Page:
They also worked hard to disenfranchise the poor. But even adding up all the rich people, plus all the people who aren't getting poorer, plus all the gun nuts and all the religious fundamentalists, and all the Tea Party kooks and half-wits, and taking many of the frustrated poor off the ledger could not quite swing most elections. So how did they succeed in getting more than half the population to vote their way?

The average family in the wealthiest 1% of the U.S. population is now over 50 times as wealthy as the average family in the bottom 99%. That's a concentration of wealth that exceeds countries in Central America - or, say, Libya - where an army of secret police is (was) required to prevent a popular uprising. The Koch brothers are no more capable of withstanding a popular uprising than Kaddafi was, so what gives?

How they succeeded, and what gives, is this: the swing vote in every recent election was made of Americans who, in good times and bad, remain irrationally optimistic. (OK, in times as bad as these, let's call them insufficiently pessimistic.)  Yes, there are millions and millions of American voters who, in the face of all the evidence and against all of their direct personal experience find themselves thinking, But what if I get rich? Then, I'll want to keep all my money, just like these guys. It's the political equivalent of 'The Secret'.

The old idea of The American Dream is politically sacrosanct. There have been long stretches in American history, too, when it really seemed to apply. If you worked hard, and lived right, it was almost a certainty that your kids would do a little bit better, even, than you did. Now, that is a dream. But it's unlikely any Democratic candidate will dare to tell the American electorate the truth.

If they did, here's what it would sound like:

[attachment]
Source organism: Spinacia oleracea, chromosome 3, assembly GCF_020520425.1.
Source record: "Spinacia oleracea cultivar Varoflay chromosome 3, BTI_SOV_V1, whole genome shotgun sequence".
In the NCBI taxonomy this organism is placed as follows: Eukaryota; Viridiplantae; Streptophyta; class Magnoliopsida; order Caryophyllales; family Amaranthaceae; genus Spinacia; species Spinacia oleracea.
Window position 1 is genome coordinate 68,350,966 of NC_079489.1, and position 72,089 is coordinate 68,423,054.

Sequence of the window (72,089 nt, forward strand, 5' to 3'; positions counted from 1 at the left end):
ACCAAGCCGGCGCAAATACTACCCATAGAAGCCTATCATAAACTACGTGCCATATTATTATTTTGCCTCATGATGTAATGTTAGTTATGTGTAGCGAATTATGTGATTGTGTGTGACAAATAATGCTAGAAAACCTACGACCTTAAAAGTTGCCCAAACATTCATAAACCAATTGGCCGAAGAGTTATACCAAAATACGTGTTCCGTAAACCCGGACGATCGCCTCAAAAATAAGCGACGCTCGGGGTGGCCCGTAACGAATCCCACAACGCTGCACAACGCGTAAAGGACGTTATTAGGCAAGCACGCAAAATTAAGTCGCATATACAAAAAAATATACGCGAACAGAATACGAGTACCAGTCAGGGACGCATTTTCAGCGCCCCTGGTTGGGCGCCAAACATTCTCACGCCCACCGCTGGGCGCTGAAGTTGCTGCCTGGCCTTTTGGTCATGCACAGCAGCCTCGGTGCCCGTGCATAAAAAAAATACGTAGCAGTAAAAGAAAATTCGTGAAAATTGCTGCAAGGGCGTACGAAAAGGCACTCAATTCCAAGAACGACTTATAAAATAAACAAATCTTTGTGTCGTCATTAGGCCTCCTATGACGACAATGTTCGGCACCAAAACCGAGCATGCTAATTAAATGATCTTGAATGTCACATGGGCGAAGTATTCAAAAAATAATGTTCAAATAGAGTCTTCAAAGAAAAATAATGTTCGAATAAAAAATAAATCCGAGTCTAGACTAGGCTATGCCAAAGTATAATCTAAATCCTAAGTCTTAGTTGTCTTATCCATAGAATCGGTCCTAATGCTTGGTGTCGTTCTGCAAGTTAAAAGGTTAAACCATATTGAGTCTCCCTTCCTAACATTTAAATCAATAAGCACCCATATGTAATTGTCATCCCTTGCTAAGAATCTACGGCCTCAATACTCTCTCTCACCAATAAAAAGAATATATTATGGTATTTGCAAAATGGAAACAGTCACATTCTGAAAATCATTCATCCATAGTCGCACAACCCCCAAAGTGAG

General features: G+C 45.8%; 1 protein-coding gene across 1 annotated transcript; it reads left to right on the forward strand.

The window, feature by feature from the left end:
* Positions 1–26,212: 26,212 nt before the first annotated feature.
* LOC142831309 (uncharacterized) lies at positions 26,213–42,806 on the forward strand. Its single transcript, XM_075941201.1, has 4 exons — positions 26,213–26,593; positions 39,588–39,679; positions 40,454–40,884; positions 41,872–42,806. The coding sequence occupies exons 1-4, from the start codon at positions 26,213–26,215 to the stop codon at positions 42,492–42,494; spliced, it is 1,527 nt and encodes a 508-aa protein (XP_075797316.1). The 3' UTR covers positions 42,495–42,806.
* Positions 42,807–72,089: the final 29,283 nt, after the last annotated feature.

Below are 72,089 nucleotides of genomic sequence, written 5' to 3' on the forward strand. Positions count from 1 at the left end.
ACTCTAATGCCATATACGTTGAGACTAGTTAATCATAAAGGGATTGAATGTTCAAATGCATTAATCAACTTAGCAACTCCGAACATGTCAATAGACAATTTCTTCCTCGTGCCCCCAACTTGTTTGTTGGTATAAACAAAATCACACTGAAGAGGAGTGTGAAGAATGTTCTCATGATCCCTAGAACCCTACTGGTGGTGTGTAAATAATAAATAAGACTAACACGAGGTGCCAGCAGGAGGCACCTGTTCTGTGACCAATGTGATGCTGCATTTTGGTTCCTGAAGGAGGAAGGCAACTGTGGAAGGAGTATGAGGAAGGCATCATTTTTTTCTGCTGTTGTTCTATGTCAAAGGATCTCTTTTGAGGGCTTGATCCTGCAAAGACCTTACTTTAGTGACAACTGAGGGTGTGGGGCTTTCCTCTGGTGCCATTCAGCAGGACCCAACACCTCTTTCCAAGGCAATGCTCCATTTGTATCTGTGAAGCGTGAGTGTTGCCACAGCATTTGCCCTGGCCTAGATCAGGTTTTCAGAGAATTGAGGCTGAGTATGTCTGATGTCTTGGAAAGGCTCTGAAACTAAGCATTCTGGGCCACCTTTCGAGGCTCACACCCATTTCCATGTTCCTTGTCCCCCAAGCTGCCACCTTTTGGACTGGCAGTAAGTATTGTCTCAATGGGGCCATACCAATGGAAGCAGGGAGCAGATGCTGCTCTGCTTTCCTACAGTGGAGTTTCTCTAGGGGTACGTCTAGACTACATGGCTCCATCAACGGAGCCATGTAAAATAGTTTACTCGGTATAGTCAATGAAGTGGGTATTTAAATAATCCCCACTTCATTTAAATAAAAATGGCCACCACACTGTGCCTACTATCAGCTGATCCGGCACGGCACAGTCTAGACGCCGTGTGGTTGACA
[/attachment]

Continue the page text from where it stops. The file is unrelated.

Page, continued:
If you're in the bottom 90% of the population in terms of wealth, you have seen and will continue to see a drop in your purchasing power and wealth for the foreseeable future -- IE, for the rest of your life. If you're in the 90th-99th percentile on the wealth curve, you can expect to break even. If you're in the top 1%, you're going to get richer. If you're in the top 0.1%, you're going to get exponentially richer. Congratulations! You're one of the American Kaddafis (for now.)

If this sounds like a rabble-rousing rant, it isn't. The Republicabal's plan worked. They won. It's unlikely, at this point, that the U.S. could reverse the course they set, even with all the political will in the world. Rebuilding the educational system alone would bankrupt us. We'll have our hands full taking care of the tens of thousands of seriously injured war veterans who gave limbs, eyes, and faces to enrich Haliburton and stroke the ego of America's second-stupidest President (and who sacrificed themselves in a second, ill-considered and unstrategic war against opponents -- like the Taliban and Al Qaeda -- that at least presented us with targets worth punishing -- even though we essentially created or at least empowered the Taliban in previously ill-considered support of the Taliban's fight against the Russians. Help drive the Russians out of Afghastlystan? That was the worst idea ever. If the Russians had still been bogged down there at the turn of the millennium, 9/11 would have been perpetrated against Moscow, not New York. We should have let them punch each other out for decades. But that is rant, and one for another time...)

The future, for the vast majority of us, has nothing to do with improving our situation. That isn't going to happen. It has everything to do with finding ways to be satisfied with less. That will do us all some good.


  1. Mark, I couldn’t have said it better myself. The only thing more exasperating about what passes for politics in this country is the extent to which the majority of people can’t accurately finger the cause of our problems. I hadn’t really considered the “Why Johnny Can’t Read” angle, but it makes one think.

    I smirk cynically at “second-stupidest” president as it’s clear “stupidest” offers some choices.

  2. In addition to the effects of pessimism in the vein of the "American Dream", it's worth talking about the psychology of last-place aversion. From the article, which summarizes a relatively new study, "some poor people may be vociferously opposed to the kinds of policies that would actually raise their own income a bit but that might also push those who are poorer than them into comparable or higher positions".

    As John Gruber of DaringFireball said, "In short: spite."

    So I think you might be right that it's now irreversible. To have the bulk of the population just above the bottom means that politics and societal views are shaped by last-place aversion.